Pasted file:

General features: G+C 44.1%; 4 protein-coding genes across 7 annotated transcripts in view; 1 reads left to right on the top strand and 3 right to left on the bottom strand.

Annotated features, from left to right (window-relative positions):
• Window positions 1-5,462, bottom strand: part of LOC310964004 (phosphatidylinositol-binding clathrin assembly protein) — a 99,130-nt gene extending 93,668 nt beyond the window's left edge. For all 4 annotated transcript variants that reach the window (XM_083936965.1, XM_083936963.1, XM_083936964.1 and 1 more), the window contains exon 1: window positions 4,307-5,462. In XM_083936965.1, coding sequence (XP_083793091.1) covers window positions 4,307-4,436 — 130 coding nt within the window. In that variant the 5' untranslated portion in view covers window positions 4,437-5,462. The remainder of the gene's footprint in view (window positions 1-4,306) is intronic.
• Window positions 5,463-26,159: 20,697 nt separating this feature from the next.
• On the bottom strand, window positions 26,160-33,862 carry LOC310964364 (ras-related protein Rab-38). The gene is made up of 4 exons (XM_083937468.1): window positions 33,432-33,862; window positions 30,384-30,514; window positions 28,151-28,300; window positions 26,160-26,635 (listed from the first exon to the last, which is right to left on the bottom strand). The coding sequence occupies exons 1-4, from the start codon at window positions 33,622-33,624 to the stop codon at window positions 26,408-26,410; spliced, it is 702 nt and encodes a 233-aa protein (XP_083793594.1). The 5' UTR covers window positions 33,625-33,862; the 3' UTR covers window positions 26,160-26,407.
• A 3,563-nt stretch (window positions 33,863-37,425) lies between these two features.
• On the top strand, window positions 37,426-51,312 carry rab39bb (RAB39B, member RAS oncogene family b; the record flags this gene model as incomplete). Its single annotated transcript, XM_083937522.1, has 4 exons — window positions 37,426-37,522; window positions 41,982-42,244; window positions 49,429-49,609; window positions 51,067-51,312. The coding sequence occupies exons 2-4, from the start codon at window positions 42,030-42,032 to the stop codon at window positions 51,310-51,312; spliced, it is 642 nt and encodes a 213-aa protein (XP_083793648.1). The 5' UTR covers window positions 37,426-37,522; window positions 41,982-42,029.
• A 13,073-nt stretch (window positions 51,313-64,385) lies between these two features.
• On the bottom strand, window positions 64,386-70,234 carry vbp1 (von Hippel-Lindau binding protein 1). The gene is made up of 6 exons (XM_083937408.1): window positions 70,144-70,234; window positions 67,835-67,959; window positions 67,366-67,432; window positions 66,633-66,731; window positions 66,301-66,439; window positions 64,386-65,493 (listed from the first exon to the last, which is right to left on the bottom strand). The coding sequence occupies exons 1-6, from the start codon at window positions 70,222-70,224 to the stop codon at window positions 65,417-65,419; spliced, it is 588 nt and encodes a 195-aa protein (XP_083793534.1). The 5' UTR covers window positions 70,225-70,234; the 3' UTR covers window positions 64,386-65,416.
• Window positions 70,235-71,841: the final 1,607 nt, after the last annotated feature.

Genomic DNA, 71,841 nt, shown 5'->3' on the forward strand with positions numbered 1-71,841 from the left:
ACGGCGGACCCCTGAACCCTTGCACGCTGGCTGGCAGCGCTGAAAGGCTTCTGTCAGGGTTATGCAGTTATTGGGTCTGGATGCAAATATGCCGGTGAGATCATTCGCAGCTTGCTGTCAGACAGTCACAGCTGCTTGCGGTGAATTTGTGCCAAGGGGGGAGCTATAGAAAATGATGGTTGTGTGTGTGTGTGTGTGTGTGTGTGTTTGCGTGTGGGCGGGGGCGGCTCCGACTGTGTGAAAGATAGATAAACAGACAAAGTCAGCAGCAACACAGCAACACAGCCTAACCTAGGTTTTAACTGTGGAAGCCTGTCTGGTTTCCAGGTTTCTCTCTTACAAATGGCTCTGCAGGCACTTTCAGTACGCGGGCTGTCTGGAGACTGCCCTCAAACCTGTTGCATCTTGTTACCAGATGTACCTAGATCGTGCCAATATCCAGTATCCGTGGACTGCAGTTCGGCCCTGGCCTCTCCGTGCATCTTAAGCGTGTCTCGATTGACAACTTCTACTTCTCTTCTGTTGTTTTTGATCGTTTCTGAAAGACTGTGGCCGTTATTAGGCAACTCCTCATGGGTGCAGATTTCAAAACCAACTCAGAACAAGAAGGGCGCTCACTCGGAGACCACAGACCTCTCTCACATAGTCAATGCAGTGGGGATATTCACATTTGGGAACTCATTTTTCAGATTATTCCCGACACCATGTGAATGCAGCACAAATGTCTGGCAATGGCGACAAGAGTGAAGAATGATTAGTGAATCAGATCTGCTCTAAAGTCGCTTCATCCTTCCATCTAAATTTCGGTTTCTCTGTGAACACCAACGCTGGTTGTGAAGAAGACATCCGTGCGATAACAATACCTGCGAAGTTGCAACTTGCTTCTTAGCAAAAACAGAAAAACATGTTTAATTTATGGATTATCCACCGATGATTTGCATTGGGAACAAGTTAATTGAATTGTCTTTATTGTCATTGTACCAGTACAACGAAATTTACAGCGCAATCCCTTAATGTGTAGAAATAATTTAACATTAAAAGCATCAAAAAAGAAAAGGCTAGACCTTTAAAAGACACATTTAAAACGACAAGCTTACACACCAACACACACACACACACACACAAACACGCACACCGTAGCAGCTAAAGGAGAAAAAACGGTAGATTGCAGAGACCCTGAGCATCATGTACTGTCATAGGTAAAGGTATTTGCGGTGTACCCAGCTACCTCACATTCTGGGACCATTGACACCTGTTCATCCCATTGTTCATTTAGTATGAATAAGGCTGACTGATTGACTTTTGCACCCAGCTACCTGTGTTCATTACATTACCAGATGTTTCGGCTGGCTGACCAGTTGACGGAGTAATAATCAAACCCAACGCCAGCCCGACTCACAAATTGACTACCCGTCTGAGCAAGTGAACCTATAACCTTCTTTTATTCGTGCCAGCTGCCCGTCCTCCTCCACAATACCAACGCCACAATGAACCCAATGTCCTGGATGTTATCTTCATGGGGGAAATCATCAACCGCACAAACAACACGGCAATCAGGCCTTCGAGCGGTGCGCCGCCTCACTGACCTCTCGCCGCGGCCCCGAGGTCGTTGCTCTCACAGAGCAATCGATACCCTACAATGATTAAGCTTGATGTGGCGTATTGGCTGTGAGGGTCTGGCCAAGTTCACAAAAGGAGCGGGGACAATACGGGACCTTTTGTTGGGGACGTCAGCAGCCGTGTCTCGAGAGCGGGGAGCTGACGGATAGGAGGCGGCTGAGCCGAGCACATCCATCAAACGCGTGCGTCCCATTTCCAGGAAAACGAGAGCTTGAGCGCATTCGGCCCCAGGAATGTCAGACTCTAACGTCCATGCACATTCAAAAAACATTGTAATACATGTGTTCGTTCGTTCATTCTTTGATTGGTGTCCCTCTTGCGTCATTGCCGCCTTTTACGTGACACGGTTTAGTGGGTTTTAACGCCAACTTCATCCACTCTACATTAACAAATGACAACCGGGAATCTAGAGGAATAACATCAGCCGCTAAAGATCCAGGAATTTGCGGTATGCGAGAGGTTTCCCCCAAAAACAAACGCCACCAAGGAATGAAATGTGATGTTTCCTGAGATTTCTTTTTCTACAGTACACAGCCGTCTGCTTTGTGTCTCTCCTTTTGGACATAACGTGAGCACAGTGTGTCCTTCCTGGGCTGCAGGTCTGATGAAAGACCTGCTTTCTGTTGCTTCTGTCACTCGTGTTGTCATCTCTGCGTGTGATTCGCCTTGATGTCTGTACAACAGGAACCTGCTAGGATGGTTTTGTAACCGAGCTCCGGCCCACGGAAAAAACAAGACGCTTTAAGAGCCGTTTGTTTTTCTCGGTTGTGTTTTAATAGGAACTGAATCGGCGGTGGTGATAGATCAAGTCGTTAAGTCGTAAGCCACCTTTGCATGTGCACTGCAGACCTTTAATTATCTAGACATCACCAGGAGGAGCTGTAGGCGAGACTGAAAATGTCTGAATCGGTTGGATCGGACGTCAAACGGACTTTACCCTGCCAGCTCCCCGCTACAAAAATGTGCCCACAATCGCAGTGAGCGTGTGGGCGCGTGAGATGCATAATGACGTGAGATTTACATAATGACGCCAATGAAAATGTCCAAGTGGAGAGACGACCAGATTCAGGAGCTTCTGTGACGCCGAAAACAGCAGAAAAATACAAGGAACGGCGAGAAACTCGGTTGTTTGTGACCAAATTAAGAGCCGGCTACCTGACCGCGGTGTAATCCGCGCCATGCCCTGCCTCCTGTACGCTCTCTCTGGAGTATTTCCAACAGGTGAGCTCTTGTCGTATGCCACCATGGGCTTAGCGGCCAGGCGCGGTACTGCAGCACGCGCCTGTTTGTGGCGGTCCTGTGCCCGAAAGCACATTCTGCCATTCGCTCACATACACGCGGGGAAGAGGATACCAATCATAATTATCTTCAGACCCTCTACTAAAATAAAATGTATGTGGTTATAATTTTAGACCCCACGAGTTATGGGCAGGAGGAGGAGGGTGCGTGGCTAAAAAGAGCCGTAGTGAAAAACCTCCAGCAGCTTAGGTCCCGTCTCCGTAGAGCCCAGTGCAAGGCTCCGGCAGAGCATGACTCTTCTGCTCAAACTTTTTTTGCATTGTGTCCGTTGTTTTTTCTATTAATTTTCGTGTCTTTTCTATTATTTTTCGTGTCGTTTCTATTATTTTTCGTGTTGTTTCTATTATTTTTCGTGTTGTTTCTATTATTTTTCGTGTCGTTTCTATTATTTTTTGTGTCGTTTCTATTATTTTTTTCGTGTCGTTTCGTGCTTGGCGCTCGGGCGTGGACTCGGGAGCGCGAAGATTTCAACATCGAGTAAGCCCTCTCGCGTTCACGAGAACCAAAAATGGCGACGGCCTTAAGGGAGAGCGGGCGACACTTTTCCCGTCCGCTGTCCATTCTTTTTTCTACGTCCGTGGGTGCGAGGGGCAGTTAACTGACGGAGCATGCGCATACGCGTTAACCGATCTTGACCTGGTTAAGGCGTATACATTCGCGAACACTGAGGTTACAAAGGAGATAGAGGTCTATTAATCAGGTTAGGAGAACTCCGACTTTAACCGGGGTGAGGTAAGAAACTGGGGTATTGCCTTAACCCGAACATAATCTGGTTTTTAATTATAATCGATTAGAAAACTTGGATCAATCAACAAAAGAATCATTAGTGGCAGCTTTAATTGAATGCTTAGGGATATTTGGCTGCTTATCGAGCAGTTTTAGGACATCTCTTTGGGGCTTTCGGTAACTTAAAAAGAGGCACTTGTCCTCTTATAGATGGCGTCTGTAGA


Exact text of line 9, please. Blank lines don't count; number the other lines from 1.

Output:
• On the bottom strand, window positions 64,386-70,234 carry vbp1 (von Hippel-Lindau binding protein 1). The gene is made up of 6 exons (XM_083937408.1): window positions 70,144-70,234; window positions 67,835-67,959; window positions 67,366-67,432; window positions 66,633-66,731; window positions 66,301-66,439; window positions 64,386-65,493 (listed from the first exon to the last, which is right to left on the bottom strand). The coding sequence occupies exons 1-6, from the start codon at window positions 70,222-70,224 to the stop codon at window positions 65,417-65,419; spliced, it is 588 nt and encodes a 195-aa protein (XP_083793534.1). The 5' UTR covers window positions 70,225-70,234; the 3' UTR covers window positions 64,386-65,416.